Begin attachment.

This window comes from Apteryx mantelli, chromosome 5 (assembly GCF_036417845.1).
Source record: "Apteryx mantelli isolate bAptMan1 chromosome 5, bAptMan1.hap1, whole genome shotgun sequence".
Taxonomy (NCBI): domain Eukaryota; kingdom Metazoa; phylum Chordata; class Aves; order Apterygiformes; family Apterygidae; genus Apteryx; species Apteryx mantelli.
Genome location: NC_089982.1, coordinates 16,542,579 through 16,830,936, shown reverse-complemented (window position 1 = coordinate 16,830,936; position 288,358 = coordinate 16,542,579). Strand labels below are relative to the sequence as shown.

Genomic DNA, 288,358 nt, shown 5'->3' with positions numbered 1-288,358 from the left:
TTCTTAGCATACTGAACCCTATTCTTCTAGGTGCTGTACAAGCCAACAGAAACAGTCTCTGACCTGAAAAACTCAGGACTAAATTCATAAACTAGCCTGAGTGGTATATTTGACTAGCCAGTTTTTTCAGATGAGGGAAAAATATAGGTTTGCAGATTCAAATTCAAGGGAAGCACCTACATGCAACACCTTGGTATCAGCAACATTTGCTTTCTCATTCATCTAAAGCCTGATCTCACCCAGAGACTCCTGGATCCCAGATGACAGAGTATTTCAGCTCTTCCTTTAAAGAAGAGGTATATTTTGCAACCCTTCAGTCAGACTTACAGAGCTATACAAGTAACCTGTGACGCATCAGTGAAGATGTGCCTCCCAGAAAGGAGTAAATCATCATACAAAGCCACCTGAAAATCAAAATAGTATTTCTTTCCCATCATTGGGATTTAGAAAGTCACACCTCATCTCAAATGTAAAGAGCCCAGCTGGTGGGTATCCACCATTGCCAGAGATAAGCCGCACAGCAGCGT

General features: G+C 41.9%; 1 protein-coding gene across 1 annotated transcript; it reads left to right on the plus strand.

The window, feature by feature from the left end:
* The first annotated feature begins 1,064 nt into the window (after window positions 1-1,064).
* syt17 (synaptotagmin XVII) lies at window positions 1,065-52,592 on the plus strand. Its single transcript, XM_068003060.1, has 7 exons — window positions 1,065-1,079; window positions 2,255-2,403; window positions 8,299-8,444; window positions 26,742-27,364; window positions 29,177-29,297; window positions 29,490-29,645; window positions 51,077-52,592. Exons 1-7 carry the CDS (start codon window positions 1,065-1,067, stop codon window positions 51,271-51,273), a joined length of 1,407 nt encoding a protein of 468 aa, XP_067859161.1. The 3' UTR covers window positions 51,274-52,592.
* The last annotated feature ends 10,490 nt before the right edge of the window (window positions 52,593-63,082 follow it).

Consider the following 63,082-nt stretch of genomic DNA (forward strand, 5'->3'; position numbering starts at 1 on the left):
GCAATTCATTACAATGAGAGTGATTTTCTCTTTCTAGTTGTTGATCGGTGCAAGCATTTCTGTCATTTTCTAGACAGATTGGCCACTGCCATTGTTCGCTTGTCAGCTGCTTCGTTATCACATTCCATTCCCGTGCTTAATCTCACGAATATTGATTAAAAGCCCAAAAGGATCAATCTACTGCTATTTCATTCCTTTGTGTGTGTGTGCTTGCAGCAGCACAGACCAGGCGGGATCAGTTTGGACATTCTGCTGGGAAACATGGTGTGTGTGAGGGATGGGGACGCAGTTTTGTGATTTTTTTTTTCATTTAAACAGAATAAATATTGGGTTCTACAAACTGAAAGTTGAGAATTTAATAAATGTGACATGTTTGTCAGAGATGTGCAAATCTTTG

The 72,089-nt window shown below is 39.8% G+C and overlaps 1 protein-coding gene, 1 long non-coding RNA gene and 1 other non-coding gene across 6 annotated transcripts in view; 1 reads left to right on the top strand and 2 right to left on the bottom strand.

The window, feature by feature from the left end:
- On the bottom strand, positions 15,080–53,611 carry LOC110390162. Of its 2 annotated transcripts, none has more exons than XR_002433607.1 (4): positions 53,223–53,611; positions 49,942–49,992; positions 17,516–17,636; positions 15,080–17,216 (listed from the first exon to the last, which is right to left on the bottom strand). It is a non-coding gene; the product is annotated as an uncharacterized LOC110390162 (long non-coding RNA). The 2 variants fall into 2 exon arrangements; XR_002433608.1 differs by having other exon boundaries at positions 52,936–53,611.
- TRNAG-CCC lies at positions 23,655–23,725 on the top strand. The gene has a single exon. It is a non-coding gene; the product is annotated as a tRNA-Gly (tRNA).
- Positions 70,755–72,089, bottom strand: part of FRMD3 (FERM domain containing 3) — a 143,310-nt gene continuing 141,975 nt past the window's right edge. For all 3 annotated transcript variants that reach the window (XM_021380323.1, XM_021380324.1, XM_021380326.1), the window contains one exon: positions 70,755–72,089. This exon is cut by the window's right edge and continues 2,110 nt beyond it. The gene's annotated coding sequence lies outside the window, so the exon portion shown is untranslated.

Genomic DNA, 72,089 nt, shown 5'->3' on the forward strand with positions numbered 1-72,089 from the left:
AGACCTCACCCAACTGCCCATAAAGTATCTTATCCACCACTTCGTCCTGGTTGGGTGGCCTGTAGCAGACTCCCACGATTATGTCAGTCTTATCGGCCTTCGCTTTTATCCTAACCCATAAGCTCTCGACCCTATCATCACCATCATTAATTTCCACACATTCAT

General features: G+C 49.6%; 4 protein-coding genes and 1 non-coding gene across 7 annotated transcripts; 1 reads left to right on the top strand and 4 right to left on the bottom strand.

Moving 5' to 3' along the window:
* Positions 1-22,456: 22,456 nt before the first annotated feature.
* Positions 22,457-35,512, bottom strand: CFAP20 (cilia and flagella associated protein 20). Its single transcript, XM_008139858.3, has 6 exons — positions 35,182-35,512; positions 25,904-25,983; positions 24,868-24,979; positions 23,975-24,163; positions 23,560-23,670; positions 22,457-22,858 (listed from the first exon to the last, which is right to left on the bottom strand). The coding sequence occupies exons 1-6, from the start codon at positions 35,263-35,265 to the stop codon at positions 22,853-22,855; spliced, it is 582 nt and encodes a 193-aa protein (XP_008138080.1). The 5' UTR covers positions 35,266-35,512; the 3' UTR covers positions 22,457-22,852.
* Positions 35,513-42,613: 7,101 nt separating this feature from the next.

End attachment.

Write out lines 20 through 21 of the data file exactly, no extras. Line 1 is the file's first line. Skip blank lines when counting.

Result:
AGACCTCACCCAACTGCCCATAAAGTATCTTATCCACCACTTCGTCCTGGTTGGGTGGCCTGTAGCAGACTCCCACGATTATGTCAGTCTTATCGGCCTTCGCTTTTATCCTAACCCATAAGCTCTCGACCCTATCATCACCATCATTAATTTCCACACATTCAT

General features: G+C 49.6%; 4 protein-coding genes and 1 non-coding gene across 7 annotated transcripts; 1 reads left to right on the top strand and 4 right to left on the bottom strand.